Sleeves/Characters in Perspective
Just took Jake's Perspective course and am struggling with the concept of horizon lines specifically when drawing characters and how that impacts drawings...I've attached a recent set of character designs for reference with a draw over of my question... also, is there a "norm" / suggested spot to place the horizon line on character designs with no background?
Been drawing for years and suddenly questioning everything!
![0_1501862063204_Character Designs.jpg](Uploading 100%) ![0_1501862074396_Character Designs.png](Uploading 100%)
@andrew-thomas So I don't think my images uploaded for some reason...but I'll try to use this link!
Hi Andrew. I did a quick drawing to hopefully illustrate the horizon line issue. Please forgive this roughness. The accuracy is not the best, but I was mainly trying to convey the concept.
I think for a character illustration that you've linked to, without a background, keeping the horizon line somewhere in the middle of the figure- let's say thigh area to shoulder area- is a good way to go, imo, if you want the figure to look approachable, neutral, more on the same playing field as the viewer. If you lower the horizon line to around the feet, your figure with look more heroic/statuesque/ intimidating/ significant, etc. Not necessarily all of those at one time, but they tend to feel more powerful/ confident. If you raise the horizon line above their head, that can cause the feeling to be more aloof, or they feel less powerful, less in control, smaller. It all really depends on a lot of different factors though.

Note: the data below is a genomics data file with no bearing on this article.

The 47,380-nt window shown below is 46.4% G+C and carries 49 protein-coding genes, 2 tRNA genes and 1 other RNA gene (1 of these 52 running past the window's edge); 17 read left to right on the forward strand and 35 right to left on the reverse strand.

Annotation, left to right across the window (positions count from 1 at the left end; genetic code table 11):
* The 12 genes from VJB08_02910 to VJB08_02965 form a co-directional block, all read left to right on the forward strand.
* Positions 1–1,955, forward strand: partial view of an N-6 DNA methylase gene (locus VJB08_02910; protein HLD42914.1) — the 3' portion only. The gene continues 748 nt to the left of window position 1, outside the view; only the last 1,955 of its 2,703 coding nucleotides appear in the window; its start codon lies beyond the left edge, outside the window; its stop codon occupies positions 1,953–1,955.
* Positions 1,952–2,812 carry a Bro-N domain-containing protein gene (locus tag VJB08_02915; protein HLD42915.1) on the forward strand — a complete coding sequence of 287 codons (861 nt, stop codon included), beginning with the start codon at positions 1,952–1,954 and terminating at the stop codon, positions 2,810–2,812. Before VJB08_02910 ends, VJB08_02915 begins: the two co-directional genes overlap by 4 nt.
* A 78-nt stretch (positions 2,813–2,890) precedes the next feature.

If you are wondering about how to convey sleeves, you need to understand how to draw ellipses and cylinders in perspective. Think of the arm and the sleeve as a cylinder. If the cylinder is coming toward us, then the sleeve will show more of an ellipse. If the cylinder is going away from us in space, the sleeve will be more of a curved line, and we won't be able to see the full ellipse.
If you are having trouble in this area, I'd suggest doing some studies based of off these sheets.
Another exercise to try is to take iconic cartoon characters and break them down into simple 3d shapes, like I've done in the studies below.
@tessw Thank you so much! That's insanely helpful you have no idea!!!!